# LEDs keep dying in 12v circuit with powerful electromagnet

I have a circuit like this:

12V/2A DC input. A small blue LED with a 2.2k resistor in series. A powerful electromagnet with ~40ohm resistance in parallel. It is possible the electromagnet has more components on the inside. When I turn the switch on the LED shines for a second or so and then turns off/dies. I don't see how that's possible with a series resistance this high.

What should I do to have the LED light up at the same time as the magnet is attractive without dying?

• If the 40ohm represents your solenoid, you may want to add a protection diode on it, to stop it from producing a voltage spike when the switch opens Commented Jan 6, 2021 at 15:49
• You need a flyback diode. The energy stored in the coil is creating a big spike of reverse voltage that kills your LED when the switch opens. (LEDs can not usually withstand much reverse voltage.) Commented Jan 6, 2021 at 15:50
• Note that this also happens with small-size switching electromagnets (more commonly known as relays). The heavier industrial ones tend to have a flyback/catch/freewheel diode in-built nowadays, but always check this.
– Mast
Commented Jan 7, 2021 at 12:45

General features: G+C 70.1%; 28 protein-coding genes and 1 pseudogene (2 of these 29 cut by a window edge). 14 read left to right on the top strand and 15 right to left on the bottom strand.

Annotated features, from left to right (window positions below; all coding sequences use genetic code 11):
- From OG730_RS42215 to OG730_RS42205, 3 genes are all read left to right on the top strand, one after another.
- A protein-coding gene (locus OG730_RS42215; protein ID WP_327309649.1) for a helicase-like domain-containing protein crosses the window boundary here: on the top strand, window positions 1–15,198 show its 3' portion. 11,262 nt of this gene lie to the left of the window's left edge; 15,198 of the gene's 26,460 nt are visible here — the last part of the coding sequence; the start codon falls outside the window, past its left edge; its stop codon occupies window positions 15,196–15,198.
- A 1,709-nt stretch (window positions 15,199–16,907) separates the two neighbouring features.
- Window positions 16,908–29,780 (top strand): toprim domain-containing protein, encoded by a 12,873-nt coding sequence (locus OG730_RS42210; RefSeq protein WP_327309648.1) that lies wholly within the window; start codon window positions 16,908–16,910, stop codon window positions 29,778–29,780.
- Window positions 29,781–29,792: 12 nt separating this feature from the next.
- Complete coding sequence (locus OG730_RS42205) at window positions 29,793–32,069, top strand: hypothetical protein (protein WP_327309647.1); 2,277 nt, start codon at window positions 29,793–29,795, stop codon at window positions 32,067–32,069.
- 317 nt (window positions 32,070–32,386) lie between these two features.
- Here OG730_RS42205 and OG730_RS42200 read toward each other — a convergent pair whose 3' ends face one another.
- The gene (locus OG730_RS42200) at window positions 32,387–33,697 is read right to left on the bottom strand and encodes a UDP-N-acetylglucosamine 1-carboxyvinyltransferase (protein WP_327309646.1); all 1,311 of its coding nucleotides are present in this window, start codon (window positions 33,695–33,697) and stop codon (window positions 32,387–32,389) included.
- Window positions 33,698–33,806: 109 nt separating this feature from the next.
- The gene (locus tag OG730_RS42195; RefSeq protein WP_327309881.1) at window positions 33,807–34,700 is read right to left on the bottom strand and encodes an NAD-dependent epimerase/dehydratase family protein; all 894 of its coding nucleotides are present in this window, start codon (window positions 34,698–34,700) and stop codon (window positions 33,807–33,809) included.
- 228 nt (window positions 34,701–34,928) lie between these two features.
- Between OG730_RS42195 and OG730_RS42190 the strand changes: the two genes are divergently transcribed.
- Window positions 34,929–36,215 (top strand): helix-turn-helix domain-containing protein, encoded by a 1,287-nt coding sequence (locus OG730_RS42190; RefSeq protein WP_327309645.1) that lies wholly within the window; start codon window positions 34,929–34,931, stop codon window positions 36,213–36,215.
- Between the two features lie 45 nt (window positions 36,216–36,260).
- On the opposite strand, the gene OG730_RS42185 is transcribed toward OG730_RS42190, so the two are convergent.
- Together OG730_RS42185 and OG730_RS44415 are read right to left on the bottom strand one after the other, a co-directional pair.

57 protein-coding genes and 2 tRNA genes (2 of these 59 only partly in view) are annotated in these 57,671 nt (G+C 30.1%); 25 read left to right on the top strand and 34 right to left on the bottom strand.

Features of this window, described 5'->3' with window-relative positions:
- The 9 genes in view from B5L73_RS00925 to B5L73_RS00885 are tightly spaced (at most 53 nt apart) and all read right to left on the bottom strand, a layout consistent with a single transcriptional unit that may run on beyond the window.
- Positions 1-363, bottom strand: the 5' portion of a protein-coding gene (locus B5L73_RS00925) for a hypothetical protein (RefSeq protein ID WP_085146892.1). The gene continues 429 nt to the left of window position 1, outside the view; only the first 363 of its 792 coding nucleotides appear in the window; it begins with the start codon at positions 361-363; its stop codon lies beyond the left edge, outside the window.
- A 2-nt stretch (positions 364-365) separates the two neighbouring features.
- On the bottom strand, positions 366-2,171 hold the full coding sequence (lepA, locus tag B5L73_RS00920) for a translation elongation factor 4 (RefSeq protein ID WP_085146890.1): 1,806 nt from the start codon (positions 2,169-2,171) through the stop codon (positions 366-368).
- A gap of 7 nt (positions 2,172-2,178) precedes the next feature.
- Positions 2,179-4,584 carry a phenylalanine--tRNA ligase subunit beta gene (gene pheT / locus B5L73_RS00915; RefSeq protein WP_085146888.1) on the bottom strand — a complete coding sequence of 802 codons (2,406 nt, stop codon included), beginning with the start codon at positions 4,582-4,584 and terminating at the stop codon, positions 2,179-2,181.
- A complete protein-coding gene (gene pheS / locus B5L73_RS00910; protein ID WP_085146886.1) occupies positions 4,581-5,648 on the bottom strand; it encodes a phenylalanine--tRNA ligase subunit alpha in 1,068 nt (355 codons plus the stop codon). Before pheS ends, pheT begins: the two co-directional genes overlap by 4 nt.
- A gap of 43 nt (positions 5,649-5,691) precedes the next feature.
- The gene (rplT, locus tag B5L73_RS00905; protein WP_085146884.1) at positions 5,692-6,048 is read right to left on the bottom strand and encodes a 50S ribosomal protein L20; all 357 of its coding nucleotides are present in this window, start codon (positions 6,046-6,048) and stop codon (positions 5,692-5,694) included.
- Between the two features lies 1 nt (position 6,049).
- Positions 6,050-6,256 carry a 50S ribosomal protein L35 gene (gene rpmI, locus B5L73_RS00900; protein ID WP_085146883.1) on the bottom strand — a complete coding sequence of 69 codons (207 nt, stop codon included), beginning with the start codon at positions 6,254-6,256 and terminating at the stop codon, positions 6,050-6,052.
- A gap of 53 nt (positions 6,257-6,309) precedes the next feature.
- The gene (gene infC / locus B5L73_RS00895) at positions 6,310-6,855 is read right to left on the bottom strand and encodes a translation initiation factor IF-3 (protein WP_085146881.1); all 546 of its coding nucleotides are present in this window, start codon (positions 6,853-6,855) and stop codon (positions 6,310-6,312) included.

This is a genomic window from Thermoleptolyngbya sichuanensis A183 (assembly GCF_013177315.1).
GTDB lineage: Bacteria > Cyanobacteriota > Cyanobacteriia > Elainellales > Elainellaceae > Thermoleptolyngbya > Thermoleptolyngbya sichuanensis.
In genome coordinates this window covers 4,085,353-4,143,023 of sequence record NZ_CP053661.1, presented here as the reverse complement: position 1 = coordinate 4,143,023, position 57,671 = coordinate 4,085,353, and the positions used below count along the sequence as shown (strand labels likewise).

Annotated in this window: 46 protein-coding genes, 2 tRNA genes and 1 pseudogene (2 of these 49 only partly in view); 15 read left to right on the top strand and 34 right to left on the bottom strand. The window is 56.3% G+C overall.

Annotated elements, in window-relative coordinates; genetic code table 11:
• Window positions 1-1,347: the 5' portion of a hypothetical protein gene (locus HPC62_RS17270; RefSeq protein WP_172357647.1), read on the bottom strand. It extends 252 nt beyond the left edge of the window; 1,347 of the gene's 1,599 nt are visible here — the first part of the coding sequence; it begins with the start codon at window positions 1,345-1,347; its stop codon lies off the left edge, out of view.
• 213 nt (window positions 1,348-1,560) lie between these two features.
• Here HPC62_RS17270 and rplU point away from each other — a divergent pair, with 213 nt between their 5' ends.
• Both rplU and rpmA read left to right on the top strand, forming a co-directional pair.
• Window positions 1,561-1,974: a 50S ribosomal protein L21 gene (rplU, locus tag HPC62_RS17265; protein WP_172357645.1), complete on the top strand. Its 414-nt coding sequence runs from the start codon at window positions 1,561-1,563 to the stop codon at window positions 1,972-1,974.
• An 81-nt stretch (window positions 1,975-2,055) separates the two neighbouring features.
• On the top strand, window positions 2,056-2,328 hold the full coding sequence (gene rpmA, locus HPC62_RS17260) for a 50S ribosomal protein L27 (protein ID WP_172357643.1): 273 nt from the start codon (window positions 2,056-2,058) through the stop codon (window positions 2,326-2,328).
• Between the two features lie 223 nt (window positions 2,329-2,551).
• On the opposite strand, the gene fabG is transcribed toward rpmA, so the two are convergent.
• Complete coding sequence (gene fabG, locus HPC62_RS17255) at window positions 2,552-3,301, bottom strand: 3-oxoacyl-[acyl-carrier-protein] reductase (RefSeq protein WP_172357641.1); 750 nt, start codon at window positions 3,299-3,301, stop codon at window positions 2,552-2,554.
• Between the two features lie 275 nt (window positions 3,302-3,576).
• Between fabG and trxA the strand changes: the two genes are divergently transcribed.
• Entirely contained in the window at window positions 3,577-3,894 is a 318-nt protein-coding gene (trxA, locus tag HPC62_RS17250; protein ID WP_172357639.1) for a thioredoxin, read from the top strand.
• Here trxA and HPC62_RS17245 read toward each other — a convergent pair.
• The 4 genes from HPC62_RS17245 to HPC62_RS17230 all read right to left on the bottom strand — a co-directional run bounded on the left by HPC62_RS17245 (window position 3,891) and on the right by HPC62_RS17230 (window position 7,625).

• Your description is ambiguous. Do you mean that the LED shines briefly every time the switch is closed, or do you mean that the LED is apparently damaged? Commented Jan 7, 2021 at 17:19
• Would using an ugly electromagnet help? Commented Jan 7, 2021 at 22:03

Do you have a catch diode across the electro magnet to clamp the high voltage pulse that it will create when you remove power? If not, this is your issue. The high voltage pulse will be at least 2x the supply voltage, and can be much higher, reverse biased across the LED. LEDs are not designed to stand off such a voltage, and thus it fails.

simulate this circuit – Schematic created using CircuitLab

Based on some of the other comments and answers, just wanted to clarify that catch diode, flyback diode, and free wheeling diode are all interchangeable terms for the same thing in this case.

• No, I do not. I am very limited with the components on hand and only managed to find a diode 1N4004P 440V 1A. Will this suffice? Commented Jan 6, 2021 at 16:01
• @AntsAus yes, that should work just fine. Commented Jan 6, 2021 at 16:32
• I have the same problem with my motor , except i used flyback diode (MBR3045CT) ,but my LED is keep dying .. this is my post ( my circuit is like this except i replaced BYV29 by MBR3045CT) electronics.stackexchange.com/questions/595332/… Commented Nov 25, 2021 at 18:33

You need a flyback diode. The energy stored in the coil is creating a big spike of reverse voltage that kills your LED when the switch opens. (LEDs can not usually withstand much reverse voltage.)

simulate this circuit – Schematic created using CircuitLab

The high-voltage spike happens because the coil resists changes in current: It doesn't want the current to stop when you open the switch. The flyback diode provides a path for the coil current to continue flowing when the switch is opened, and it will not allow the voltage to rise any higher than the diode's characteristic forward voltage drop.

Note that the current will only flow for a very brief time after the switch is opened—just long enough to dissipate the energy that was stored in the coil.